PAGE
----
- I've got to hold myself to the same expectations of thorough research that I hold my students to when it comes to knowing the market, knowing as much as I can about an agent, knowing what's gonna make money, etc.
- My query letter is not sufficient.
- I've got to explore and aim for other publishing options (magazines, literary journals, other kinds of blogs, etc.)
- I've got to attend to all of these things before I can resume the query process.
- I've got approximately three months to devote my full time to it, come May 3rd.
- I can do it.
- Urgency is bullshit.
- I am a writer.

I suppose then, that a fitting end to this post is that when I came home and checked my email, I found an attachment from my PIC of our latest exchange of ideas and drafting. For one thing, it was a loving reminder of why I bother w/ it all. Without craft, without process, without creation, there is no business, no product, no market, no query. Without joy, there is no will.

That one humbles me enough to make me a little verklempt. (ok, a lot verklempt; I'm tearing up so much that I need to get a tissue...)

I could really use a Caribou fix. And some student papers await grading. That might actually clear my head. And awwwwaaayyyy we go!

thanks, Zelda.
namaste, writers.

Tuesday, April 22, 2008

solitary collaboration

We're in what is known as "Dead Week" at the university where I teach -- it's the last week of classes and its name is derived from the practice of not assigning students any more work, introduce any new material, etc. I use it as a time to conference one-on-one w/ my students as they finish up revisions on their final papers.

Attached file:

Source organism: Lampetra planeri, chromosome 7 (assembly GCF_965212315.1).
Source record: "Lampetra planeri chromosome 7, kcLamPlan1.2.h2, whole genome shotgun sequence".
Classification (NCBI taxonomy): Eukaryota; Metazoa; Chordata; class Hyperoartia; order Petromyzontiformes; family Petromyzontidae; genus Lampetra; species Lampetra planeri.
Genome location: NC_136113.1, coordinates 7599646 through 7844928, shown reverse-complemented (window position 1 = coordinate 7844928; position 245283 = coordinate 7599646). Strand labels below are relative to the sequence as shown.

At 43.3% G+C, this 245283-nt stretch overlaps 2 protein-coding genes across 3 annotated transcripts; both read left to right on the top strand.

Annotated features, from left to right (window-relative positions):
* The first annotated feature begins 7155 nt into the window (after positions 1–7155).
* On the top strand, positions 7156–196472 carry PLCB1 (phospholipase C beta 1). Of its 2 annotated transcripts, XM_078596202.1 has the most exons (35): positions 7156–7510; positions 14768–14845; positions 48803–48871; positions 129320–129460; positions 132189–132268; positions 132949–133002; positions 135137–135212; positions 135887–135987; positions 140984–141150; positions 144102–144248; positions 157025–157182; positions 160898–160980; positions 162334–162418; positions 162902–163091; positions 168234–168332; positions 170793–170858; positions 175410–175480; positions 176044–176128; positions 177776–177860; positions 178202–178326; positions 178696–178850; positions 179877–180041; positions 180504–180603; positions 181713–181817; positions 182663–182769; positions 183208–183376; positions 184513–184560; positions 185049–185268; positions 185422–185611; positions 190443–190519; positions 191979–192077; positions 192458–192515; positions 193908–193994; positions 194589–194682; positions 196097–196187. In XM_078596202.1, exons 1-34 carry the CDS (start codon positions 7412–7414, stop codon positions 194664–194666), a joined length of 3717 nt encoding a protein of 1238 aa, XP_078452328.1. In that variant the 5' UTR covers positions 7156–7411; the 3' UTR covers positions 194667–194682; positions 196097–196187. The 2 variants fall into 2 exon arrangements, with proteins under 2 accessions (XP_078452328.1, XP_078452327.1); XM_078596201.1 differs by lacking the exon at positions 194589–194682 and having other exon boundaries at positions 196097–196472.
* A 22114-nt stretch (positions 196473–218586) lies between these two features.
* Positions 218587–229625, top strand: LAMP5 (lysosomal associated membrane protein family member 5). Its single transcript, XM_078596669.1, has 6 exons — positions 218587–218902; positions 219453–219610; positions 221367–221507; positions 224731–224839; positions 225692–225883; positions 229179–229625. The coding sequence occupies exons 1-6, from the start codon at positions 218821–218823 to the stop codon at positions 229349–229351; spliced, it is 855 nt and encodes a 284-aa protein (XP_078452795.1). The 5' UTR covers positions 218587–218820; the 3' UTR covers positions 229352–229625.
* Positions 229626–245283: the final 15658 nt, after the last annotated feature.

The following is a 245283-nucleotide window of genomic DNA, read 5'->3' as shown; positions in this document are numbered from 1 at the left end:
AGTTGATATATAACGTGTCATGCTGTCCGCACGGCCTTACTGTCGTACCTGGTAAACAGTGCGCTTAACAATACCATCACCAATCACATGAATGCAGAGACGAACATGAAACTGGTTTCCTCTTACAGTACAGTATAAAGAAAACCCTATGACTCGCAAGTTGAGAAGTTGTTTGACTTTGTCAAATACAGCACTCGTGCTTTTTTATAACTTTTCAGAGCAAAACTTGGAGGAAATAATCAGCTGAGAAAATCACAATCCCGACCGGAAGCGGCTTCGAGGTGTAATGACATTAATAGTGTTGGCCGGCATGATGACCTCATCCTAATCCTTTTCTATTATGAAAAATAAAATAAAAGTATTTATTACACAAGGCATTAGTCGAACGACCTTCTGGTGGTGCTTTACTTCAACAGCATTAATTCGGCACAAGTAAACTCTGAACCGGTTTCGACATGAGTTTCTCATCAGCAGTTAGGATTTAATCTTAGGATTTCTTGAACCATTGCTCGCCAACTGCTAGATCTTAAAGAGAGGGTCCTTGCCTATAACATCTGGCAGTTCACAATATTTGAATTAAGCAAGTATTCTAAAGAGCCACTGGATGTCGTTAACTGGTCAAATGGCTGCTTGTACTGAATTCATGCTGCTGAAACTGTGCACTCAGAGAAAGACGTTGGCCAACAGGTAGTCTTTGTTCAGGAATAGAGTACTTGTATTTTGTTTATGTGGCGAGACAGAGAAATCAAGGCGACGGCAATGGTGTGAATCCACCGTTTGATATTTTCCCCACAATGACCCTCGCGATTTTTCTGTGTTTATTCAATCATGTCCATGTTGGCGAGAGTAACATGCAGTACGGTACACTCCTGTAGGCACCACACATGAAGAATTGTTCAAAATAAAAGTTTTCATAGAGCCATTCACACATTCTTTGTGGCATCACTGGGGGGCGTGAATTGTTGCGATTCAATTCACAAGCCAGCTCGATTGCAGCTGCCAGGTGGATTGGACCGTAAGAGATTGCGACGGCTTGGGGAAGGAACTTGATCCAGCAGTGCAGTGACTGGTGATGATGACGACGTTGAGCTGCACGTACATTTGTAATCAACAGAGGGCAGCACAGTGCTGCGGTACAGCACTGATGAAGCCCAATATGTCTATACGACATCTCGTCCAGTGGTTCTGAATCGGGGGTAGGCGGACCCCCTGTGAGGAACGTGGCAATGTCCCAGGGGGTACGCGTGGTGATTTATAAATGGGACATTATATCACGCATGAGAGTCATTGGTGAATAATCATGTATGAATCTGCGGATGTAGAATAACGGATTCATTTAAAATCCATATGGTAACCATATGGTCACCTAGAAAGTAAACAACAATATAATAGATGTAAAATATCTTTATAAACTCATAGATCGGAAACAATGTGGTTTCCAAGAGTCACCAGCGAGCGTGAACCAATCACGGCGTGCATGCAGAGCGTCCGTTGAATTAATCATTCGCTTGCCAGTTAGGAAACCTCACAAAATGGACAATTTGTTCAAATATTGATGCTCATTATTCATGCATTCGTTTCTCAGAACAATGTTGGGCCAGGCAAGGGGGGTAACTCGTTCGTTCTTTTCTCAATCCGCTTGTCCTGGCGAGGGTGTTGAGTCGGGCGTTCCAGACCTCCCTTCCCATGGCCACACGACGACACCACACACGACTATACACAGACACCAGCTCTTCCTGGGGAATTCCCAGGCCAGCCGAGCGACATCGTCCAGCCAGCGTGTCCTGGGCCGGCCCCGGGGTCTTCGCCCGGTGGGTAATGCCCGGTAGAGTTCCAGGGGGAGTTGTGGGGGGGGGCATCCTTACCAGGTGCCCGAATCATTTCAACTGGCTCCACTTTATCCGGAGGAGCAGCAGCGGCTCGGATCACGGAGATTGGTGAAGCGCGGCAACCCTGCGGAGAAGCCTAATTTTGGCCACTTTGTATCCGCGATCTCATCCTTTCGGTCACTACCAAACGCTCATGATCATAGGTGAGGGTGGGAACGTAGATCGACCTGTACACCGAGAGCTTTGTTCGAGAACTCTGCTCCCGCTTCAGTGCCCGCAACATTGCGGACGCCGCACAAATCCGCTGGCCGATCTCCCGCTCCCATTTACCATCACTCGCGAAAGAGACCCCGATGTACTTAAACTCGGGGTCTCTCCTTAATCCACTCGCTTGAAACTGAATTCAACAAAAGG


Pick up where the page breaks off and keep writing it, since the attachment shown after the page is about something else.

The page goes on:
Of the ten + students who had made appointments w/ me for today, five called to cancel and two were no-shows. That left me w/ a bit of time to do some writing of my own once I took care of some emails, work-related items, etc. Ever since my writer's block, I've been doing most of the writing of my latest novel longhand. I keep a notebook devoted solely to it, appropriately decorated w/ cafe images (my novel is primarily set in a bookstore/cafe), and have been taking it w/ me everywhere for the last week.

As I may have told you in an earlier post, this is the first time I am co-writing a novel, but not the first time I've collaborated w/ my PIC. A couple of years ago, my PIC (partner in crime) had temporarily moved in w/ me, before I relocated to NC and her to upstate NY, to co-write the first draft of the screenplay for my first novel.

I don't think I could pull this off w/ anyone else, especially since I am so controlling w/ my writing. But somehow, we make it work.

My PIC is currently a med student. Specifially, chiropractic. And she was an art major in college, folks. Go figure that one! I don't know how she does it, man. It baffles me; the level of stress and the volumes of work and all the memorization and the pressure... there's just so much at stake. The selfish part of me (dare I say, the writer) wants to seriously persuade her to quit, to get her and her hubby to move to Raleigh (where he would easily find a job in his line of work), and get her to do something less stressful; say, become a hairdresser (they teach anatomy in hairdresser school. For example, how many bones make up the head? One: the skull). Just think of all the product she could get... I want her to do this so she could be close to me again, so we could spend hours in Caribou Coffee (since we can no longer be at UJ's or Mirasol's) with our pages making revisions and talking about the characters as if they live and breathe, just like we used to do.